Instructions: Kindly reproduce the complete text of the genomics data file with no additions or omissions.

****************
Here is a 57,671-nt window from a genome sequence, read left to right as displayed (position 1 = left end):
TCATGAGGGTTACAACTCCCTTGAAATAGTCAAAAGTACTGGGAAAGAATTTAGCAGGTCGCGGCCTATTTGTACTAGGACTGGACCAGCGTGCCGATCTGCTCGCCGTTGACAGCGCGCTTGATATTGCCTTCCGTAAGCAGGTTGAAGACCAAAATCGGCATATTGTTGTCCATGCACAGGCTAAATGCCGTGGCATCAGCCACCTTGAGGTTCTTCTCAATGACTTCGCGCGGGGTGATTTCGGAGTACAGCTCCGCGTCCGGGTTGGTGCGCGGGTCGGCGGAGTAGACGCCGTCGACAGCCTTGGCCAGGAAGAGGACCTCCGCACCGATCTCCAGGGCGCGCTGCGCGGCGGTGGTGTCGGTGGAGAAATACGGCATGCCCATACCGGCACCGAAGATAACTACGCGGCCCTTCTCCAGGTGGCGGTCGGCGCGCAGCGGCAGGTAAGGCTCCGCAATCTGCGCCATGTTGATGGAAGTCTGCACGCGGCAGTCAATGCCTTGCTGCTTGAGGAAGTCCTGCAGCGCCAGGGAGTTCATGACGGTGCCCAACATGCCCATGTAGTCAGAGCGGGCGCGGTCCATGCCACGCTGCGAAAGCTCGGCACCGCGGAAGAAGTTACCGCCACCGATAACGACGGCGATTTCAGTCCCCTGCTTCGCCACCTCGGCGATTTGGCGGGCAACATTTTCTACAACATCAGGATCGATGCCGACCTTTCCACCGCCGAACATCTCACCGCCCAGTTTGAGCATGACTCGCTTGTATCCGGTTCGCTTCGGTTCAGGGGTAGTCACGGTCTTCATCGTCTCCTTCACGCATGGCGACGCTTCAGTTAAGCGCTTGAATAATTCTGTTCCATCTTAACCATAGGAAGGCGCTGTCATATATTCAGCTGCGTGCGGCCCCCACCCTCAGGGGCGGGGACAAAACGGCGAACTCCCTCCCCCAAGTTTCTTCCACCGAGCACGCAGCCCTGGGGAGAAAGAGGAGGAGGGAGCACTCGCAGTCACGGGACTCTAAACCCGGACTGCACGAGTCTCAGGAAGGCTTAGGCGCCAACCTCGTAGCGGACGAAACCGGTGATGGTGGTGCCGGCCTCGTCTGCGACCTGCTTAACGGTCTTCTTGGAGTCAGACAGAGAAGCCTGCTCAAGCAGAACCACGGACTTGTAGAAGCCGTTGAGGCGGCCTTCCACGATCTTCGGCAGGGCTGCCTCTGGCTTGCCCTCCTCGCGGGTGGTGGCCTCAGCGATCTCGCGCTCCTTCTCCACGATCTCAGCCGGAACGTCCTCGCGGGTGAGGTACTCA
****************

Here is a 57,671-nt window from a genome sequence, read left to right as displayed (position 1 = left end):
TCATGAGGGTTACAACTCCCTTGAAATAGTCAAAAGTACTGGGAAAGAATTTAGCAGGTCGCGGCCTATTTGTACTAGGACTGGACCAGCGTGCCGATCTGCTCGCCGTTGACAGCGCGCTTGATATTGCCTTCCGTAAGCAGGTTGAAGACCAAAATCGGCATATTGTTGTCCATGCACAGGCTAAATGCCGTGGCATCAGCCACCTTGAGGTTCTTCTCAATGACTTCGCGCGGGGTGATTTCGGAGTACAGCTCCGCGTCCGGGTTGGTGCGCGGGTCGGCGGAGTAGACGCCGTCGACAGCCTTGGCCAGGAAGAGGACCTCCGCACCGATCTCCAGGGCGCGCTGCGCGGCGGTGGTGTCGGTGGAGAAATACGGCATGCCCATACCGGCACCGAAGATAACTACGCGGCCCTTCTCCAGGTGGCGGTCGGCGCGCAGCGGCAGGTAAGGCTCCGCAATCTGCGCCATGTTGATGGAAGTCTGCACGCGGCAGTCAATGCCTTGCTGCTTGAGGAAGTCCTGCAGCGCCAGGGAGTTCATGACGGTGCCCAACATGCCCATGTAGTCAGAGCGGGCGCGGTCCATGCCACGCTGCGAAAGCTCGGCACCGCGGAAGAAGTTACCGCCACCGATAACGACGGCGATTTCAGTCCCCTGCTTCGCCACCTCGGCGATTTGGCGGGCAACATTTTCTACAACATCAGGATCGATGCCGACCTTTCCACCGCCGAACATCTCACCGCCCAGTTTGAGCATGACTCGCTTGTATCCGGTTCGCTTCGGTTCAGGGGTAGTCACGGTCTTCATCGTCTCCTTCACGCATGGCGACGCTTCAGTTAAGCGCTTGAATAATTCTGTTCCATCTTAACCATAGGAAGGCGCTGTCATATATTCAGCTGCGTGCGGCCCCCACCCTCAGGGGCGGGGACAAAACGGCGAACTCCCTCCCCCAAGTTTCTTCCACCGAGCACGCAGCCCTGGGGAGAAAGAGGAGGAGGGAGCACTCGCAGTCACGGGACTCTAAACCCGGACTGCACGAGTCTCAGGAAGGCTTAGGCGCCAACCTCGTAGCGGACGAAACCGGTGATGGTGGTGCCGGCCTCGTCTGCGACCTGCTTAACGGTCTTCTTGGAGTCAGACAGAGAAGCCTGCTCAAGCAGAACCACGGACTTGTAGAAGCCGTTGAGGCGGCCTTCCACGATCTTCGGCAGGGCTGCCTCTGGCTTGCCCTCCTCGCGGGTGGTGGCCTCAGCGATCTCGCGCTCCTTCTCCACGATCTCAGCCGGAACGTCCTCGCGGGTGAGGTACTCA